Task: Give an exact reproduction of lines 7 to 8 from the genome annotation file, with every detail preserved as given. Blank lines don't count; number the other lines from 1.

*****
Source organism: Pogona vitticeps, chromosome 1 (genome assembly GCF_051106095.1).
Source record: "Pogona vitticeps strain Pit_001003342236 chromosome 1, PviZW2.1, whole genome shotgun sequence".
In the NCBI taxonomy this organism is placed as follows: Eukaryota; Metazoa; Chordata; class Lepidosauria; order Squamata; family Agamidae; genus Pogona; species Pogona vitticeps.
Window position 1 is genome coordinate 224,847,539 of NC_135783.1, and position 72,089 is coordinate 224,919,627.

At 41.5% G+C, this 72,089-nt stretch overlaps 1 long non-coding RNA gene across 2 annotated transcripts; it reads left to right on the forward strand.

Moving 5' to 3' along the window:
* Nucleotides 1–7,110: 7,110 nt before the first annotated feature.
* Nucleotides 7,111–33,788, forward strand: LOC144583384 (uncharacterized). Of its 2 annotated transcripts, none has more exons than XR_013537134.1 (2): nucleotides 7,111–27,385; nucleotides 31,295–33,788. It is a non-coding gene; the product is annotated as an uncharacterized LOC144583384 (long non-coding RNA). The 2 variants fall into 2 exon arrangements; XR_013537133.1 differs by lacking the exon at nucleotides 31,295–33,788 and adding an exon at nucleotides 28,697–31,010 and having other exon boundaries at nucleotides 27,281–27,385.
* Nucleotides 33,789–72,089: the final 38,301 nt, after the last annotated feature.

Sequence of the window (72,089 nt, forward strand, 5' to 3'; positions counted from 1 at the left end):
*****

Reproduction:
* Nucleotides 1–7,110: 7,110 nt before the first annotated feature.
* Nucleotides 7,111–33,788, forward strand: LOC144583384 (uncharacterized). Of its 2 annotated transcripts, none has more exons than XR_013537134.1 (2): nucleotides 7,111–27,385; nucleotides 31,295–33,788. It is a non-coding gene; the product is annotated as an uncharacterized LOC144583384 (long non-coding RNA). The 2 variants fall into 2 exon arrangements; XR_013537133.1 differs by lacking the exon at nucleotides 31,295–33,788 and adding an exon at nucleotides 28,697–31,010 and having other exon boundaries at nucleotides 27,281–27,385.